Lencioni’s words relate well to our focus on living the Ordinary.  In his next paragraph he proceeds to explain that one of the difficulties of covering the less-than-sexy stories lies in the fact the their impact is difficult to measure.  Relate?

Perhaps your tape measure bent or your yard stick broke and you no longer know how to measure success, achievement, or even happiness in your life. 

You think that someone is a better mom than you. 
You are convinced by your son’s friend that his dad really is stronger and faster than you, and that he can beat you up.
You didn’t make Varsity.
You hold your violin in third chair.
(Side note: I am the youngest of three and my mom kindly, yet unsuccessfully, tried to convince my sisters, when racing me on foot to the family car to tell me that I placed “third” not “last”.  Loryn and Lisa, I love you and have long since forgiven you for the several “you’re lasts."  ☺)
Your story made section D, back page, if at all - clearly missing section A, page one. 

You assure yourself that your “mom skills” are great.
You can bench press way more than that other dad.
You play every game and score the most points, goals, etc.
You play Mozart (or “Fiona” Joy Hawkins – listen to her 3rd Movement.  Beautiful!) like an angel.
(Next side note:  Maybe the real angels play cello or even drums instead?)
Your article made it to the Washington Post.
Content?  Measuring up? Feel like you count?

I assure you that sexy or not, your story matters. 

I’ve read the Bible – all of it - for many years.  Yet, when I read through Luke’s Acts recently, I said (out loud),

                “Jason.  I don’t remember him” (see Acts 17). 

He receives mention in Romans 16; but other than that, his story is limited to five verses of the over than 31,000 verses in the Bible.   Yet, his faith and trust in Christ cost him physically and financially.  The angry crowd dragged him through the streets.  He was arrested and had to post bail.  Not a great day!  Or was it?  The officials and crowds tested his faith and he earned an A+.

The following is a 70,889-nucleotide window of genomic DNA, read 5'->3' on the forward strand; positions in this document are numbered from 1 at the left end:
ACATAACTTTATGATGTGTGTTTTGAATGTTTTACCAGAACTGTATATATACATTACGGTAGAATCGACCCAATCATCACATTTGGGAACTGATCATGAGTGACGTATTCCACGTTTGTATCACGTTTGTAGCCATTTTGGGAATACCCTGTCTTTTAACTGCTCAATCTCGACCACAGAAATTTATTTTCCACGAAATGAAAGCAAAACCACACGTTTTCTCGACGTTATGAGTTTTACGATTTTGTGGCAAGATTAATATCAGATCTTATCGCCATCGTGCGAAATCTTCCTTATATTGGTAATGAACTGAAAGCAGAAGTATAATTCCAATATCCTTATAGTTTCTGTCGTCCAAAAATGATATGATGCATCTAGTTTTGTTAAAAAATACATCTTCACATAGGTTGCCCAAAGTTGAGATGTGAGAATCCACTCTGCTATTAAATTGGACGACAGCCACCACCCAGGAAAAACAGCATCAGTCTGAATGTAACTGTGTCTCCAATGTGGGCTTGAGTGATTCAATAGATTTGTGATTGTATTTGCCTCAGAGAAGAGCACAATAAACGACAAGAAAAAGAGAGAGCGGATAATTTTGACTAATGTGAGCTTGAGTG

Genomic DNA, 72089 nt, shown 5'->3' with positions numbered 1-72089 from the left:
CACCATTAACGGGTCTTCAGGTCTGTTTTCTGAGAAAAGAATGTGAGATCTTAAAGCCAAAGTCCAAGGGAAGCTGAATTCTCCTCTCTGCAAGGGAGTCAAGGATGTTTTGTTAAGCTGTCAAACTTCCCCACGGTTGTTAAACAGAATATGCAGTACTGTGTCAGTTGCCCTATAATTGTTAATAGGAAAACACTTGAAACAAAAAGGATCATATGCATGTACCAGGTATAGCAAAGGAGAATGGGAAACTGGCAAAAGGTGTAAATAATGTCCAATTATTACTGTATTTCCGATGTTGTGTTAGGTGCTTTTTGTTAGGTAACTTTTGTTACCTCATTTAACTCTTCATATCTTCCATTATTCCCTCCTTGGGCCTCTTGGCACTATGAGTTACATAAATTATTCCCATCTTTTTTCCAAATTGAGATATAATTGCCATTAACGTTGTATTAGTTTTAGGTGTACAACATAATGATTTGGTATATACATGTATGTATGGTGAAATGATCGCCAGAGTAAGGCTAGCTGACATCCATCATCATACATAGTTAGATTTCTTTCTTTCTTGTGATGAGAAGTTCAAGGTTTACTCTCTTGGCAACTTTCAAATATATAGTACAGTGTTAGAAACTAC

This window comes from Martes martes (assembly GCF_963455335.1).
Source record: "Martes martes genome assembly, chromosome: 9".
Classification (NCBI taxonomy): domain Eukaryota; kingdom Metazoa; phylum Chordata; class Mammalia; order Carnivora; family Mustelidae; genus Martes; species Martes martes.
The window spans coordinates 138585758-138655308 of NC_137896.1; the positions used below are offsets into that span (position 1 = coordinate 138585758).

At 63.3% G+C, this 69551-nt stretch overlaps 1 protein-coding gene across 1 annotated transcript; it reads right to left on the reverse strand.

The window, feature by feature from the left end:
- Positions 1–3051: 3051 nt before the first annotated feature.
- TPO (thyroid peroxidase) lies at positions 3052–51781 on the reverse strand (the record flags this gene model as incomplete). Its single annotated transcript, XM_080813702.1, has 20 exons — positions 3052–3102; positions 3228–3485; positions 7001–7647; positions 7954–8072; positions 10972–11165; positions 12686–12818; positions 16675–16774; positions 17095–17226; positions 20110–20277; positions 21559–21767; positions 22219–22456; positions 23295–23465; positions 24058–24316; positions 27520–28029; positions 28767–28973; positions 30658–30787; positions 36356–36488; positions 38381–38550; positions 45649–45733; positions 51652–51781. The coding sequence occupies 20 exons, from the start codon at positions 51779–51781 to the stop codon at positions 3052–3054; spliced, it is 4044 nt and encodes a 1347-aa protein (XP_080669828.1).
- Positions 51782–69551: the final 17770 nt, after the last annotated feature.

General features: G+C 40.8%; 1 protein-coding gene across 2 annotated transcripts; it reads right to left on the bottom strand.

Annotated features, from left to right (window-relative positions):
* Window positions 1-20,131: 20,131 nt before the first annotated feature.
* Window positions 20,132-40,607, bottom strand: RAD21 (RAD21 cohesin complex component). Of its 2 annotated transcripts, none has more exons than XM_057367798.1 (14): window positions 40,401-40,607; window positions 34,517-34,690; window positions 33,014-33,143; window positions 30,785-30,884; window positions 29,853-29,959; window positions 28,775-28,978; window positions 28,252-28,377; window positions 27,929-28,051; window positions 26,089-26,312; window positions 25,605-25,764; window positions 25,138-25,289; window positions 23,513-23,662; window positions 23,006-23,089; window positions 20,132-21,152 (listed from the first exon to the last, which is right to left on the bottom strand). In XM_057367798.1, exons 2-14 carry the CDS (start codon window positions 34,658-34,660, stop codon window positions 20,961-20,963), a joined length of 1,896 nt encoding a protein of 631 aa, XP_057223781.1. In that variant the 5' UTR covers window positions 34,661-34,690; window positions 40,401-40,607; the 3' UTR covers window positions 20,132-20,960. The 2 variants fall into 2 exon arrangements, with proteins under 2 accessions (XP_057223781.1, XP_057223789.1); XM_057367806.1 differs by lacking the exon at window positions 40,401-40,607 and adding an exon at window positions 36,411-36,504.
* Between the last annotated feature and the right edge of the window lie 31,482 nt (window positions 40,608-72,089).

I, one who preaches God’s word for a living, forgot about Jason.

My apologies to Jason.  His story, as brief as it is, matters. 

Your story matters, whether or not anyone remembers it. 

The Value of Weeds

Beautiful – that one word describes the weather for most of our 2016 summer so far in my home of Anchorage, Alaska. 

As I watched one of my sons play baseball last Tuesday, a girl (I assume a little sister of my son’s teammate) sat in her sun dress in the 63 degree weather and complained to her father, “It is hot!”  If you’re not Alaskan, 63 and hot do not belong in the same sentence.  Be that as it may, no one else at the fields complained and we enjoyed the Little League – pursuits of victory and the sunshine. 

Sunshine in Alaska also means weeds.  Every year I battle dandelions, crabgrass, and unwanted clover.  I am winning the war this year, mostly.  Yet, in the yards of those who are losing their lawn fights or just don’t care, I try to see beauty in their weeds. 
Dandelions provide bright yellow signs of life and much “blow and make a wish” fun. 
Crabgrass, well that’s another story. 
Clover – there’s an easy one for the theologically inclined.  Think, even though it’s June and not March, Saint Patrick.

Saint Patrick’s Breastplate is said to have been composed by Saint Patrick in preparation for the victory over Paganism which was completed on Easter Sunday in 433.  The words were translated into English verse by Cecil Frances Alexander in 1889. 

Saint Patrick’s Breastplate

Christ with me, Christ before me, Christ behind me;

Christ within me, Christ beneath me, Christ above me;

Christ to the right of me, Christ to the left of me;

Christ in my lying, Christ in my sitting, Christ in my rising;

Christ in the heart of all who think of me;

Christ on the tongue of all who speak of me;

Christ in the eye of all who see me;

Christ in the ear of all who hear me.

Christ with, behind, and before.  Now that’s worth repeating and celebrating.  Christ penetrates all of life with His grace, love, and beauty.  In the words of Paul, “Christ in you, the hope of glory.”  Colossians 1:27

I’m convinced that the Devil resides in weeds (and will continue to show them the wrath of “Weed and Feed”); nevertheless, I also try to look at weeds and praise the Creator and the gift of His Son.

Thank you God, for weeds!